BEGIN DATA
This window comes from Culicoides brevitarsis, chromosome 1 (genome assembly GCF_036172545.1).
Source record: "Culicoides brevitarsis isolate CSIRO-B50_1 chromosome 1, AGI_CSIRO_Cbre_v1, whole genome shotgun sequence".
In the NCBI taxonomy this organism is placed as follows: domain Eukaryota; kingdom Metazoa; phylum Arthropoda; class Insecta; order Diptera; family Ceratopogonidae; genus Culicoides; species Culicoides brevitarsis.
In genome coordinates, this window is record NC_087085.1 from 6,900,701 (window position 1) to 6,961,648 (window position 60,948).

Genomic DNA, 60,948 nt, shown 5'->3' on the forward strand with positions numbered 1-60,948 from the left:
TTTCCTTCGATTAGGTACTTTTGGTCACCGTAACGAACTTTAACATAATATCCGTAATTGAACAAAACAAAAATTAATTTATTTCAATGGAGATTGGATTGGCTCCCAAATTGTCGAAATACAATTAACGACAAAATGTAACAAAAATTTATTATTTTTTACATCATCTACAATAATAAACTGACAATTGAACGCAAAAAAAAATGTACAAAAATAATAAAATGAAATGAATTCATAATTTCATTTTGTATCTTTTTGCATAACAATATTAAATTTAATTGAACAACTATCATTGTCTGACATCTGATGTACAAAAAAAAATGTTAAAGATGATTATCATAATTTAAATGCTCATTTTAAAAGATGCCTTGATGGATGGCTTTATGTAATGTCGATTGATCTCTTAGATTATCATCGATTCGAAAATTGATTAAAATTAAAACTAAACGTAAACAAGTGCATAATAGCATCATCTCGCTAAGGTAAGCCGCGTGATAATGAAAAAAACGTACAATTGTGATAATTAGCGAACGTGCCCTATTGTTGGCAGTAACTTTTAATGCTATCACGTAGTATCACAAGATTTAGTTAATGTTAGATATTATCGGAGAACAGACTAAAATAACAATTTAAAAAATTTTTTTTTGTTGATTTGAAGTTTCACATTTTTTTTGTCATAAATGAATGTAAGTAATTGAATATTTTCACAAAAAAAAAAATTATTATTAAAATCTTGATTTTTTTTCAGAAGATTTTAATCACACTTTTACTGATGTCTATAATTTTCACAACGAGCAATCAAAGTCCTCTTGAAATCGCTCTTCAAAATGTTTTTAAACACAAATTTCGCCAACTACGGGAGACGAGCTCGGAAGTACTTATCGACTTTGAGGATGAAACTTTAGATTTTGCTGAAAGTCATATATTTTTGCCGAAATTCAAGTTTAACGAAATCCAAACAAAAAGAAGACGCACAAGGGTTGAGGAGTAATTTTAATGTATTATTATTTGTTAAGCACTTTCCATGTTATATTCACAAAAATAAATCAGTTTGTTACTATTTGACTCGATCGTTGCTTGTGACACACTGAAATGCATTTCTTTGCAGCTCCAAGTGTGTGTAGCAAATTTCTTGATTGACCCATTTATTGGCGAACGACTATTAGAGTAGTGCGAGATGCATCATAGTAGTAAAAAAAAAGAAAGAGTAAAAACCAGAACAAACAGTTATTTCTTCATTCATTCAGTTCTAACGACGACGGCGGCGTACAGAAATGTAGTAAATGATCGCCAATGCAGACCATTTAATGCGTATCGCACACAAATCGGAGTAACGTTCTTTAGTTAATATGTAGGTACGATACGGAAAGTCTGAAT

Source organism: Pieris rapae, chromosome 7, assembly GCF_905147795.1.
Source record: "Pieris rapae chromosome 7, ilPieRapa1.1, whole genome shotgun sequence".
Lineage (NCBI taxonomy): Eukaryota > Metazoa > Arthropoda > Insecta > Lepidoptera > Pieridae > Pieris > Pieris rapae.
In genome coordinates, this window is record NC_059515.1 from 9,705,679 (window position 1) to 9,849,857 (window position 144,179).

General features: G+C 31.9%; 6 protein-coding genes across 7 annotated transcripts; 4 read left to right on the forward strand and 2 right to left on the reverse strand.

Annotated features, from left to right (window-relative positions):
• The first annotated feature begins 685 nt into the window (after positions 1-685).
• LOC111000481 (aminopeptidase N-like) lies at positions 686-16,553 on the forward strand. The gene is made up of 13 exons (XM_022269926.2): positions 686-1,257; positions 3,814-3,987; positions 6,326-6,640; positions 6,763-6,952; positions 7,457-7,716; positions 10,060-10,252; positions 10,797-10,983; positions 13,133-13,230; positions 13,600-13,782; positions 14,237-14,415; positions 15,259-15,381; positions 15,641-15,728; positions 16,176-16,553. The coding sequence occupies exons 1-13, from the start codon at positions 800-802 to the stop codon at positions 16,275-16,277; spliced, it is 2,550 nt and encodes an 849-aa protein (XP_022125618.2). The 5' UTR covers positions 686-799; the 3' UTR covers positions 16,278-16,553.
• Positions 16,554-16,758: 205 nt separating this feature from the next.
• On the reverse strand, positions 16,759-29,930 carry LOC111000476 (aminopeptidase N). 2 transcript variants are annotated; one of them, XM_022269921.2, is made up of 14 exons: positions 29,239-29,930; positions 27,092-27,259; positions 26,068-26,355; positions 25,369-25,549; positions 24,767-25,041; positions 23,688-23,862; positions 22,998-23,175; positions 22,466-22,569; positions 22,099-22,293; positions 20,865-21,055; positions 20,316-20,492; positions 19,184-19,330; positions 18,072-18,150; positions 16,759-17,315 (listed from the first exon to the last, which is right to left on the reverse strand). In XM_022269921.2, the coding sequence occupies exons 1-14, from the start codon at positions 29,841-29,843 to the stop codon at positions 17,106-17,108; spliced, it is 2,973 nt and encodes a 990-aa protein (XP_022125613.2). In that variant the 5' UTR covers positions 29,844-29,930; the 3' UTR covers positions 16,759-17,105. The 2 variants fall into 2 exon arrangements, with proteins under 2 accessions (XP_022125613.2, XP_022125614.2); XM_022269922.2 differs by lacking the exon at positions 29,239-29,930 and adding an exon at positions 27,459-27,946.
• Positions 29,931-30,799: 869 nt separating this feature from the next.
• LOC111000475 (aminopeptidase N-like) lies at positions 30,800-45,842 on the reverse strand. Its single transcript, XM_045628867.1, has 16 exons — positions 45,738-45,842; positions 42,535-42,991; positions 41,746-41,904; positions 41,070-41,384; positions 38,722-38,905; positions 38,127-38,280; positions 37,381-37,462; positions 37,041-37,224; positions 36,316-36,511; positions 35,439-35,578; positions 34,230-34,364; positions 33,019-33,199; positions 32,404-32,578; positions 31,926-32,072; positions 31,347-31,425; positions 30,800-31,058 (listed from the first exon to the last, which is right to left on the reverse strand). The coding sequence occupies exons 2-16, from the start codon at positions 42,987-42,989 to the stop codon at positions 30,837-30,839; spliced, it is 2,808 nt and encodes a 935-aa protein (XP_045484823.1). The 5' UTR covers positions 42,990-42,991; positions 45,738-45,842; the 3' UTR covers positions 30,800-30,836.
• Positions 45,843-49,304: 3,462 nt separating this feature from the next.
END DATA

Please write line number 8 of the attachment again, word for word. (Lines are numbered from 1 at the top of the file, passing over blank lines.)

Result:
Source record: "Pieris rapae chromosome 7, ilPieRapa1.1, whole genome shotgun sequence".